- Put aside whatever is needed to send Jack to Harvard for college and wherever he may end up going to med school or law school or business school or marine biology school or archeology school or Age of Empires computer game playing school. And when he is ready, have money all set for Joe to go to University of Texas or University of Southern California. Those are the two schools that have sent the most players to the Major Leagues. The good thing is that because we live in Washington, DC, we get in-state tuition rates at those schools and any other state university in the United States.
- Fully fund the Hope for Henry Foundation for years and years to come. It would be great to make sure every kid getting a bone marrow transplant or who is hospitalized for a long time gets the latest video iPod, Superhero parties and maybe even a video hookup to his or her home and school.
- Give a huge chunk of money to the Fanconi Anemia Research Fund to improve BMT outcomes, find a cure for anyone who has it and stop babies being born with it through genetic screening for moms and dads.
- Buy Mom jewelry or whatever makes her happy, like shoes, and a massage every week. I am not a massage fan, but I know they make Mom feel good. For your brothers, I'd get another controller for Guitar Hero and put up a hitting cage in the backyard.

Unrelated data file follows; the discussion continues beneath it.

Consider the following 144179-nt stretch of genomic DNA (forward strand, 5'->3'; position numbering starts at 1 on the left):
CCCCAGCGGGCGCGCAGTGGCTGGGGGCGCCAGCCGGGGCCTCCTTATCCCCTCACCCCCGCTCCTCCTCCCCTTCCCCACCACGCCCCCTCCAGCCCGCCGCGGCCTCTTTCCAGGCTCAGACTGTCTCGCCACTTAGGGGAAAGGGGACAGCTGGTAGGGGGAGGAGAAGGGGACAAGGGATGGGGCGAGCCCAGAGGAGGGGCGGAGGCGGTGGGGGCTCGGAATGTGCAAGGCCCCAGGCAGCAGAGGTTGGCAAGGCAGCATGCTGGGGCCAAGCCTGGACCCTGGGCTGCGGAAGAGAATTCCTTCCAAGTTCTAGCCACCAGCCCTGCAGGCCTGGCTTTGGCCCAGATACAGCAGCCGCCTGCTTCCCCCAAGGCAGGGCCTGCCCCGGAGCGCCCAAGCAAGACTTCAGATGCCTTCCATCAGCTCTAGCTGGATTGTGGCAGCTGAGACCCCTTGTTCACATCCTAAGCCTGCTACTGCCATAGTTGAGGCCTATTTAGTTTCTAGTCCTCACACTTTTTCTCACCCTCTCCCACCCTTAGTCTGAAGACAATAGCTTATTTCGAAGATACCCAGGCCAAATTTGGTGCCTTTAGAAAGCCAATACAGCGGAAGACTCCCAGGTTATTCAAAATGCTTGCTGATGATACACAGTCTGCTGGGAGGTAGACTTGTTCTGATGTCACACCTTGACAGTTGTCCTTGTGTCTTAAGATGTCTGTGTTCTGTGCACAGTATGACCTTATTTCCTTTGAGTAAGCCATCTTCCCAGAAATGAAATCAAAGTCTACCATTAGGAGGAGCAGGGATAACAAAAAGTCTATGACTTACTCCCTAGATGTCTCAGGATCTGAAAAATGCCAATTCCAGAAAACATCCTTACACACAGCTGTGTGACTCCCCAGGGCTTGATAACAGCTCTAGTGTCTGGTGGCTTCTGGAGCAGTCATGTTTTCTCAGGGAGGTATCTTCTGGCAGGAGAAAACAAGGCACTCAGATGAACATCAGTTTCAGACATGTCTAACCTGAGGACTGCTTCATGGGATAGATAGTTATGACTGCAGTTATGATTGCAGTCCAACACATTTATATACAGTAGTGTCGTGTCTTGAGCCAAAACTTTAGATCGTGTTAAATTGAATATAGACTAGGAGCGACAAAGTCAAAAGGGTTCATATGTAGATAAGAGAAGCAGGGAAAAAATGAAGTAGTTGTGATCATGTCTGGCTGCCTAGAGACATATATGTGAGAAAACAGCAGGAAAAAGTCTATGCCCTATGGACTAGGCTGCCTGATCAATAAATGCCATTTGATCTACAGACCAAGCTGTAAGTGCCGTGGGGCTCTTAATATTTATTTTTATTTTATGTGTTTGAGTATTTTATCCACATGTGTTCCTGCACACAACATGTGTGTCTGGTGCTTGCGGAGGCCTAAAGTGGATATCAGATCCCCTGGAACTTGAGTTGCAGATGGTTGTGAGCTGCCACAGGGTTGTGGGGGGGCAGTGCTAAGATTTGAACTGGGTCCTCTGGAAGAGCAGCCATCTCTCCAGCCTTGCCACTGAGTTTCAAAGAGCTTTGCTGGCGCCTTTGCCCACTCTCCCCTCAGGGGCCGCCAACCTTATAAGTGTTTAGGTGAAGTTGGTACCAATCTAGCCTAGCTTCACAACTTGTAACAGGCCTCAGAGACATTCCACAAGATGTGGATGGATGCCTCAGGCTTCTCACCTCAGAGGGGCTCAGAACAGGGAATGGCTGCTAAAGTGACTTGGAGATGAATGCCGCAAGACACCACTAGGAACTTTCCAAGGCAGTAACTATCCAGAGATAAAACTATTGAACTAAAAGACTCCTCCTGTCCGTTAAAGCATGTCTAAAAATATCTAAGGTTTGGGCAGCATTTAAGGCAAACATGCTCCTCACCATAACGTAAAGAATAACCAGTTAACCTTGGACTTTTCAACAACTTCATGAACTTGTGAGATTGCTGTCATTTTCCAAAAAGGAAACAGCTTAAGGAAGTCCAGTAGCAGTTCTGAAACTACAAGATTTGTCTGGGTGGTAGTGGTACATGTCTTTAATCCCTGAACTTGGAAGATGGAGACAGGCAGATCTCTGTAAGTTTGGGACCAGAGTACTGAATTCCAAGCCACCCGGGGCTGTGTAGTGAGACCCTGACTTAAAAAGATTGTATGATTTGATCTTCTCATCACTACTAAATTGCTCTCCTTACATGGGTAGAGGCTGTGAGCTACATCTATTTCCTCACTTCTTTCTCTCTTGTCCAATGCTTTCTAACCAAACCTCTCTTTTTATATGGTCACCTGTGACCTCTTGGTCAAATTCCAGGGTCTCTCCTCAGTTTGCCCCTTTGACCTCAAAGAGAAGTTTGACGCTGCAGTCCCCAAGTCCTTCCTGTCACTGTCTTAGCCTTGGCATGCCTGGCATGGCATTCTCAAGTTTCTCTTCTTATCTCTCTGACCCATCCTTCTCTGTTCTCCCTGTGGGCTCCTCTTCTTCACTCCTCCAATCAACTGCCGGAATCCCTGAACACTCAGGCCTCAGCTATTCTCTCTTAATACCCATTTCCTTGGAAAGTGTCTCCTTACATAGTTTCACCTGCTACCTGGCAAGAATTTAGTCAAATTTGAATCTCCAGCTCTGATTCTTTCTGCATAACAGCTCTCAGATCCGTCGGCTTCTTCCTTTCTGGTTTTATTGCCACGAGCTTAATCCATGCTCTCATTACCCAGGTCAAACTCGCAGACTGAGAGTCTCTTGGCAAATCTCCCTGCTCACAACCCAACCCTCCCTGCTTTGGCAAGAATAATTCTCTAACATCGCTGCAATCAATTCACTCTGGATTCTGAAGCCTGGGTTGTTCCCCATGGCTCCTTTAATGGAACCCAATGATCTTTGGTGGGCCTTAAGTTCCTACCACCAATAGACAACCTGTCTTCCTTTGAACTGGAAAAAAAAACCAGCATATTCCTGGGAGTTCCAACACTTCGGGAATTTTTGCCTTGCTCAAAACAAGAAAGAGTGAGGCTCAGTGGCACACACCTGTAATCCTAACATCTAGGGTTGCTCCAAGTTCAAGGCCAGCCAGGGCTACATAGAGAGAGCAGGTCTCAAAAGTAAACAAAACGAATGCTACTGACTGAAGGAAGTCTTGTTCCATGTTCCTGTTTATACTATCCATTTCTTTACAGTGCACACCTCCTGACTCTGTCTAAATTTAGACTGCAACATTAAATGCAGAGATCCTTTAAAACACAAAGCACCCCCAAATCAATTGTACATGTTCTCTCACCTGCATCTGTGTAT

- Build an office on our house (haven't a clue where) and figure out how how to put a fireplace in somewhere. That would make our home complete.
- Fix-up the Defender so it is like new.
Randy began his professional career after signing with the Boston Red Sox in June 2004 out of Tufts University. He was traded to the Cleveland Indians in July 2006. This trade was part of the deal that sent Coco Crisp (OF), Josh Bard (C) and David Riske (RHP) to the Bost Red Sox for Andy Marte (3B), Guillermo Mota (RHP) and Kelly Shoppach (C).So Jack and Joe now own part of Randy's future earnings. Hopefully, he'll sign a A-Rod-sized contract one day. He is a submarine style pitcher, and I don't see him being a premier ace throwing that way. I think the real fun will be in following his career.
Since being traded to Cleveland, Randy has quickly proven his worth as a professional baseball player. His first year with Cleveland, Randy was the MVP of the Carolina League Championships Series.
In 2007, Randy had a dominating 1.50 ERA in Advanced A Kinston.
He was quickly promoted to AA and was selected to the Eastern League All-Star Game in July. For the season Randy went 4-1 with 18 saves and an outstanding 3.12 ERA as a closer for the Southern Division Champion Akron Aeros.
But our lives have taught us that you never know, you just never know. Right?